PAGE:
Psychological Operations in Guerrilla Warfare

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On October 15, 1984, Associated Press reported that the Central Intelligence Agency (CIA) had written a manual for the Nicaraguan Contras (then involved in a civil war with the Nicaraguan government), entitled Psychological Operations in Guerrilla Warfare (Operaciones sicológicas en guerra de guerrillas). The ninety-page book of instructions focused mainly on how "Armed Propaganda Teams" could build political support in Nicaragua for the Contra cause through deceit, intimidation, and violence.[1] The manual discussed assassinations.[2] The CIA claimed that the purpose of the manual was to "moderate" the extreme violence already being used by the Contras.[3]

Political reaction[edit]

A Reagan administration official stated privately that the manual had been written by an "overzealous" independent low-level employee under contract to the CIA. Further, the manual had not been cleared for publication and was "clearly against the law",[4] and the manual violated Reagan’s 1981 Executive Order banning political assassinations.[5]

On October 18, 1984 President Ronald Reagan ordered William Casey to initiate an investigation by the CIA's inspector general. Reagan stated that "whoever is guilty [of preparing the manual], we will deal with that situation and they will be removed."[4][6]

In a news conference the day after his reelection victory, Reagan dismissed the entire controversy as “much ado about nothing.”[5]

The next month a White House spokesman said Reagan had approved the inspector general's report recommending discipline of several mid-level officials. Five mid-level CIA employees received punishments from written reprimands to suspension without pay for “poor judgment and lapses in oversight” because of the manual. In 1987 it was found that Casey blocked any punishment of the two senior CIA officials involved with producing and distributing the manual, including one, Duane Clarridge, who after initially denying that he had anything to do with the manual, admitted he was “fully responsible” for the document. In closed testimony to a congressional committee, Casey reportedly declared, “There’s no reason to discipline them for one little slip-up.”[5][6]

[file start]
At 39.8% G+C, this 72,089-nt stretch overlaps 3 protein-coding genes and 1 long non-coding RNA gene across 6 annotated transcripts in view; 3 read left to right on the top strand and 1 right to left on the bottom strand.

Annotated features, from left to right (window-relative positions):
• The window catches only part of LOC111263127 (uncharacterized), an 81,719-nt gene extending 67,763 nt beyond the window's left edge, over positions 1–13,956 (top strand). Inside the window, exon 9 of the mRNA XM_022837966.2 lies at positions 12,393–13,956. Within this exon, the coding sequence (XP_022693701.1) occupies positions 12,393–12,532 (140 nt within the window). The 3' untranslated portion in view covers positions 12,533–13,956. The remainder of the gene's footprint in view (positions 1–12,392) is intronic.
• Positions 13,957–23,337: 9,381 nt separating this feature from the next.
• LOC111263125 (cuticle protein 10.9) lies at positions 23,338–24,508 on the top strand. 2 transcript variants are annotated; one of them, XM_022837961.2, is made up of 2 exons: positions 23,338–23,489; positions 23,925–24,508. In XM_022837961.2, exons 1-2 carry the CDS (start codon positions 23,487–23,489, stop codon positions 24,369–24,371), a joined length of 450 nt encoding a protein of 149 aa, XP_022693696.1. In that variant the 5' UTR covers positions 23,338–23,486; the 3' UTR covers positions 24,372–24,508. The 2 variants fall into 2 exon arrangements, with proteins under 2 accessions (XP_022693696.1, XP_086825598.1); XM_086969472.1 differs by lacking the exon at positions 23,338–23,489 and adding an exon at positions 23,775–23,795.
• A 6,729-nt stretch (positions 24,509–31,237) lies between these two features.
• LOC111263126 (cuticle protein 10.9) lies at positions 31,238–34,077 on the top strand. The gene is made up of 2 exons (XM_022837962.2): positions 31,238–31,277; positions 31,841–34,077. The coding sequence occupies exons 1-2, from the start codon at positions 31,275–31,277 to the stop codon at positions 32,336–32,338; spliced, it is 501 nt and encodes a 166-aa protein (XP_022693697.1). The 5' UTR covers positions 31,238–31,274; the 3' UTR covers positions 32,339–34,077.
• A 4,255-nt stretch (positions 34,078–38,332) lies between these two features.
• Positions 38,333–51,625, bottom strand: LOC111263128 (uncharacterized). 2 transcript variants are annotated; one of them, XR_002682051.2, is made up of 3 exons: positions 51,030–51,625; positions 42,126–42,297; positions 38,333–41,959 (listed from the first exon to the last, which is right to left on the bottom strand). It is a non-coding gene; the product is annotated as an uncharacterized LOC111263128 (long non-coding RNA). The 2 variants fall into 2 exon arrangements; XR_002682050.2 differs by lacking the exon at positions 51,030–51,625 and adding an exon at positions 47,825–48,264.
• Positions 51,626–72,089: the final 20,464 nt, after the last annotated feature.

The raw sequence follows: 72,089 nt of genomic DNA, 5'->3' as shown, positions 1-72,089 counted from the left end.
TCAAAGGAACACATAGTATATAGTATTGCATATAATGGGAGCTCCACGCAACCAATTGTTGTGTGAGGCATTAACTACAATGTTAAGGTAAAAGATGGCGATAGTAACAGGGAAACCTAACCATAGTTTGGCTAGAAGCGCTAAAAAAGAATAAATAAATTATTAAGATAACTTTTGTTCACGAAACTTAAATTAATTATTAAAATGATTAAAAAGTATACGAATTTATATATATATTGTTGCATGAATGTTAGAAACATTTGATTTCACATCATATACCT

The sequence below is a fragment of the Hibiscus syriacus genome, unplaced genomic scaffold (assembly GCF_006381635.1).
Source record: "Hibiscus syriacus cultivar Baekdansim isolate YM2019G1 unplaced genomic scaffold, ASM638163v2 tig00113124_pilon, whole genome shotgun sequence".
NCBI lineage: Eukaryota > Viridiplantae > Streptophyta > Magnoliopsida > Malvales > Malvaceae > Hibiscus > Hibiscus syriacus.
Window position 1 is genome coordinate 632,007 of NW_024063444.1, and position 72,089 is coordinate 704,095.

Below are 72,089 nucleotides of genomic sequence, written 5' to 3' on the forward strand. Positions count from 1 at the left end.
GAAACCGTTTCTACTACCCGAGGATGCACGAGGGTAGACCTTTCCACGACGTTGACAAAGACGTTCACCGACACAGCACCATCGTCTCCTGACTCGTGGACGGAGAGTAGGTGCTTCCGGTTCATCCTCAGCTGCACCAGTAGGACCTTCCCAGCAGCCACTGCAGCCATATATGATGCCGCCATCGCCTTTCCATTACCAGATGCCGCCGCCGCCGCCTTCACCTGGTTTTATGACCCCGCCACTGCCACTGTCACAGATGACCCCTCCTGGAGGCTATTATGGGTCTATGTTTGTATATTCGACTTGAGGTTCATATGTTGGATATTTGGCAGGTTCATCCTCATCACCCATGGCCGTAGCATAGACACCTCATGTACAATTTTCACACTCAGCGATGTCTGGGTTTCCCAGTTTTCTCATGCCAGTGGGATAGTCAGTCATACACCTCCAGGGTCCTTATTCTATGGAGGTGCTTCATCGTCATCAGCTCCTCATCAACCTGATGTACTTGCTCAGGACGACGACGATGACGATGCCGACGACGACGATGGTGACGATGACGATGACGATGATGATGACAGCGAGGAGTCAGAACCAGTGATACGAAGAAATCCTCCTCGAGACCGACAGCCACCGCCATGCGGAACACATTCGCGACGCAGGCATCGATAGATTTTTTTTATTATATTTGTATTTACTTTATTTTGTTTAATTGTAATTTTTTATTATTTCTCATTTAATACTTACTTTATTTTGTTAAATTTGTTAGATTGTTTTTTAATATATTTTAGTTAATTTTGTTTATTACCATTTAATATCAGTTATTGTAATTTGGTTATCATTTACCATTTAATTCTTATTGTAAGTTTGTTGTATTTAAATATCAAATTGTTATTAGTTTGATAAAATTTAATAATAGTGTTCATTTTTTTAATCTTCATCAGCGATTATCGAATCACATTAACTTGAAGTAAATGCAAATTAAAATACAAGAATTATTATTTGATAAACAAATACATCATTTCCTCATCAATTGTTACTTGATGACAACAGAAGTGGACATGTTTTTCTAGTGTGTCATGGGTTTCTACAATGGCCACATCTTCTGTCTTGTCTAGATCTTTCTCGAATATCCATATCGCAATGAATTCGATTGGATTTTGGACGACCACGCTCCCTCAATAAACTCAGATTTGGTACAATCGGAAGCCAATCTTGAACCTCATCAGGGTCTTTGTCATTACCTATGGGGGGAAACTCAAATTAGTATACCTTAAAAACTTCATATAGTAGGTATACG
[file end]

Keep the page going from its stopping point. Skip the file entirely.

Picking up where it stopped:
Contents[edit]

The manual recommended “selective use of violence for propagandistic effects” and to “neutralize” (i.e., kill) government officials. Nicaraguan Contras were taught to

[lead] demonstrators into clashes with the authorities, to provoke riots or shootings, which lead to the killing of one or more persons, who will be seen as the martyrs; this situation should be taken advantage of immediately against the Government to create even bigger conflicts.

The manual also recommended:

selective use of armed force for PSYOP [psychological operations] effect.... Carefully selected, planned targets — judges, police officials, tax collectors, etc. — may be removed for PSYOP effect in a UWOA [unconventional warfare operations area], but extensive precautions must ensure that the people “concur” in such an act by thorough explanatory canvassing among the affected populace before and after conduct of the mission.[5]

Full text

Nicaragua v. US[edit]

The manual was one of the issues the International Court of Justice (IJC) analyzed in the Nicaragua v. US 1986 I.C.J. 14 case. The court's jurisdiction for this case was disputed by the United States, an issue that has never been resolved.